|Publication number||US6945053 B2|
|Application number||US 10/316,936|
|Publication date||Sep 20, 2005|
|Filing date||Dec 12, 2002|
|Priority date||Dec 12, 2001|
|Also published as||DE10160997A1, DE50211162D1, EP1319895A2, EP1319895A3, EP1319895B1, US20030106321|
|Publication number||10316936, 316936, US 6945053 B2, US 6945053B2, US-B2-6945053, US6945053 B2, US6945053B2|
|Inventors||Ralf Sebastian Von Der Bank|
|Original Assignee||Rolls Royce Deutschland Ltd & Co Kg|
|Export Citation||BiBTeX, EndNote, RefMan|
|Patent Citations (25), Referenced by (16), Classifications (12), Legal Events (5)|
|External Links: USPTO, USPTO Assignment, Espacenet|
This application claims priority to German Patent Application DE10160997.3, filed Dec. 12, 2001, the entirety of which is incorporated by reference herein.
The invention comprises a lean premix burner for a gas turbine and a method of operating a lean premix burner.
In detail, the invention comprises a lean premix burner with at least one fuel supply ring featuring primary fuel nozzles.
Such a lean premix burner can be realized as either an LPP module or a swirlcup.
Lean premix burners are known as state-of-the-art technology in a wide variety of designs and versions.
Lean premix burners were developed, among other reasons, to avoid formation of nitrous oxides. For this purpose, the air-to-fuel ratio is set high so as to realize a very lean mixture in this process. This results in relatively low burning temperatures in the main burning zone.
A potential drawback may result from the fact that the relatively low combustion temperatures lead to less complete combustion than at higher temperatures, resulting in unburned hydrocarbon and carbon monoxide emissions.
A further disadvantage is that the very lean mixture results in a combustion process that cannot be adjusted to much greater leanness under normal conditions without destabilizing the process. Setting the mixture leaner would finally result in a flame going out. This means that so-called pilot burners must be installed to ensure safe and air-worthy operation. These pilot burners ensure a high local combustion temperature. This, in turn, results in a high level of flame stability. A disadvantage to pilot burner operation is the relatively high level of resulting NOX emissions.
State-of-the-art technology comprises use of these pilot burners in axially staged combustion chambers used in combination with lean premix burners. Such combustion chambers are relatively large, feature a complex geometry and have a large surface requiring cooling.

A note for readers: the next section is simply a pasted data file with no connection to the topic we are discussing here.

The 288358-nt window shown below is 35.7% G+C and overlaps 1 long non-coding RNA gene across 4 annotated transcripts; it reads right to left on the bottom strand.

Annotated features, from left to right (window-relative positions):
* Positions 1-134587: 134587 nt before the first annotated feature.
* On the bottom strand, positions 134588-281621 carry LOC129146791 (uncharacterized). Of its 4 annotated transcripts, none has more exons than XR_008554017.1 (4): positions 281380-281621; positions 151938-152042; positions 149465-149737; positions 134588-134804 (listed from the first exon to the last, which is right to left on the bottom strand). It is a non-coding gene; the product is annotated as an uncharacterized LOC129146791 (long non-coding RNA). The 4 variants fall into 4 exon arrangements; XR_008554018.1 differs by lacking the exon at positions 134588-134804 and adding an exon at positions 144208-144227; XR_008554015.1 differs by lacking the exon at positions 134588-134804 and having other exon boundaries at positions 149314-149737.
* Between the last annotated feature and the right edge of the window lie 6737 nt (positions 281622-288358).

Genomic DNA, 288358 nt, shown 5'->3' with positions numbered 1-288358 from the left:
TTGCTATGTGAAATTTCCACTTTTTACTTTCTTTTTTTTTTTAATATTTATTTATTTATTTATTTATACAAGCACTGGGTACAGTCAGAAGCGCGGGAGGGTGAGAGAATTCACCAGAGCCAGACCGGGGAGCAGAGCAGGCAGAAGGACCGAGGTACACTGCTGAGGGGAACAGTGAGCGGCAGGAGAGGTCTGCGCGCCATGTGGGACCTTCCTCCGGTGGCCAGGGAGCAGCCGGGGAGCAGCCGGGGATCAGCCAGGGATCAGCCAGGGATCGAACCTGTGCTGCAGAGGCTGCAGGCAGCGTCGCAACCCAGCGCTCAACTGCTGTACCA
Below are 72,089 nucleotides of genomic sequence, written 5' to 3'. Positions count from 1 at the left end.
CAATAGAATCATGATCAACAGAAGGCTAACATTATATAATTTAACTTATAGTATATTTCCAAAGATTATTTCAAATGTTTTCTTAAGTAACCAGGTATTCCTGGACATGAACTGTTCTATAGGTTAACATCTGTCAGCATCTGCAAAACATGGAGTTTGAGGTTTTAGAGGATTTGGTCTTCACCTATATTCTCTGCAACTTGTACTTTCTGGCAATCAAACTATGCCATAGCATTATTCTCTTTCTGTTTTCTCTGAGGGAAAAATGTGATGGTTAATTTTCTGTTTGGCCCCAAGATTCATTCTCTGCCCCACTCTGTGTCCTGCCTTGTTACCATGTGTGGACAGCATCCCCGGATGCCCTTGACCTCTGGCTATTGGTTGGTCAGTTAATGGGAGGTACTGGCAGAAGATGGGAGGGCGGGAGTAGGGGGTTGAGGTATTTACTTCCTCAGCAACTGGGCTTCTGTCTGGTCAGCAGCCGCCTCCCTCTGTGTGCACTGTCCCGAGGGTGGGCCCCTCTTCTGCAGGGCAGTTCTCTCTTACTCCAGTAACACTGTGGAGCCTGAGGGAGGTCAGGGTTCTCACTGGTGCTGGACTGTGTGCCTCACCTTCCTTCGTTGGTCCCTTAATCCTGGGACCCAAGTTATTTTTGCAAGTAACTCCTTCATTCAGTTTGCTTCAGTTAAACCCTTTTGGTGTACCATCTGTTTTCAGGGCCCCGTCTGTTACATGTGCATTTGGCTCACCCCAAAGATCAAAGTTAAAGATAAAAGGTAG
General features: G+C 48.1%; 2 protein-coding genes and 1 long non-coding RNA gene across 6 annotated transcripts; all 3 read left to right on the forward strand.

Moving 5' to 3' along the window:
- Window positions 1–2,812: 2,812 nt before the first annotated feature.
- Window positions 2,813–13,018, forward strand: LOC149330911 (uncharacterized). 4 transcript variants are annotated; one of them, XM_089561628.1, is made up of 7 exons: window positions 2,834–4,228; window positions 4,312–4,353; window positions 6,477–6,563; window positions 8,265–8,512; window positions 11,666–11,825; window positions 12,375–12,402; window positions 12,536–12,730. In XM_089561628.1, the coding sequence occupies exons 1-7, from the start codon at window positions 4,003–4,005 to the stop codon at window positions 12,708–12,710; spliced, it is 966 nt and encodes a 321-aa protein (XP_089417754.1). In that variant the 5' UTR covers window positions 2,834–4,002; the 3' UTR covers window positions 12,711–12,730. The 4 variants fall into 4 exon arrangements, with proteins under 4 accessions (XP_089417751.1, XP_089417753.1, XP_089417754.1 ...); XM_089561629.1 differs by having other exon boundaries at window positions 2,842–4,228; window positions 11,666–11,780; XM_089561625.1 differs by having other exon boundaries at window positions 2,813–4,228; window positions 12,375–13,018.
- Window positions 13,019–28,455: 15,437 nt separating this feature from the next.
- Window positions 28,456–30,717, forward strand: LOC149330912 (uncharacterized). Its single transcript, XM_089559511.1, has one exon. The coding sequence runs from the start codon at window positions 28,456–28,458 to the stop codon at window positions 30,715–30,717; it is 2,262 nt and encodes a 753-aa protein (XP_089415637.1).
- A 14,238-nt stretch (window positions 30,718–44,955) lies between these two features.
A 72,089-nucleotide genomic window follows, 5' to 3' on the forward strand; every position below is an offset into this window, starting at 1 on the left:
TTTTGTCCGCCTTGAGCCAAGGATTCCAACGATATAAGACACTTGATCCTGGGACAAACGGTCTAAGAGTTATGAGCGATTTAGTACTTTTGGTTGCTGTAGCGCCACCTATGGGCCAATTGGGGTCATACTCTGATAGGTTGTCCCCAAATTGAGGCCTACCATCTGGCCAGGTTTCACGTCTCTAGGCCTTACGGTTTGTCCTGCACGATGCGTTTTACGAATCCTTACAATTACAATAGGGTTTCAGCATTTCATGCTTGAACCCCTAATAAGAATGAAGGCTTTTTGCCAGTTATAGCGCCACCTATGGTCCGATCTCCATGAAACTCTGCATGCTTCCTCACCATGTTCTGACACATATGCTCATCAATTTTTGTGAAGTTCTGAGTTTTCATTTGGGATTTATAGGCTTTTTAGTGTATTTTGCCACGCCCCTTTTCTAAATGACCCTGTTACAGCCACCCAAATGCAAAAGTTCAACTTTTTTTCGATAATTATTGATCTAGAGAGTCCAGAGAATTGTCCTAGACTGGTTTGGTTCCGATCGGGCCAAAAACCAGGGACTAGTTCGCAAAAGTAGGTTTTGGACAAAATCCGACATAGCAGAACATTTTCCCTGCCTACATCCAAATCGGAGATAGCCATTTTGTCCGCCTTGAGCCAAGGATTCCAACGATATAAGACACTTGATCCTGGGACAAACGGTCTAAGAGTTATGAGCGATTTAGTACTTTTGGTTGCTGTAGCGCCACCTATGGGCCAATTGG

The invention is intended to accomplish the task of creating a lean premix burner and a method of operating a lean premix burner which in simple arrangement at sub-state-of-the-art level result in low thermal load levels and reliable combustion even under very lean conditions.
According to the invention, the task is realized as to the lean premix burner by the combination of features described herein; as to the method, the task is realized by the combination of features described herein. Further advantageous versions of the invention are describer below.
As to the lean premix burner, the intention is thus to place additional secondary fuel nozzles beside the primary fuel nozzle ring.
The lean premix burner according to the invention features a number of considerable advantages.
The additional secondary fuel nozzles make is possible to enrich the fuel-air mixture locally. It is therefore not necessary to install additional pilot burners or similar devices. Instead, according to the invention there are areas at the fuel nozzle ring where a richer fuel-air mixture is present. This results in higher-temperature combustion at the flame root and thus in a more stable flame. This in turn results in a more stable operation of the lean premix burner and the risk of a flame going out is reliably avoided. In a particularly advantageous version of the invention, the primary fuel nozzles are distributed evenly around the circumference of the fuel supply ring and the secondary fuel nozzles are distributed unevenly around the circumference. It is particularly advantageous to locate the secondary fuel nozzles in only a few sectors around the fuel nozzle ring. This facilitates supply of a richer mixture to individual areas/sectors around the fuel nozzle ring.
According to the invention, there is thus an internal staging of fuel feed flow around the fuel supply ring. The invention thus switches and controls the fuel feed such that at some operating points at low load levels, additional adjacent secondary fuel nozzles are put into operation to enrich the fuel-air mixture, i.e. adjacent to at least two primary fuel nozzles.
To maintain a constant total fuel flow at each gas turbine load point, the invention switches off other primary fuel nozzles that are not needed.
When the switchover from low load operation to full load operation occurs, a continuous rise in the fuel mass flow is ensured by switching primary fuel nozzles back on accordingly. The secondary fuel nozzles which are then no longer required are blown out accordingly.
To ensure safe and reliable operation in low load ranges as well, it may be advantageous to have additional mini-nozzles at the fuel nozzle ring. These fuel mini-nozzles can be arranged in groups or clusters.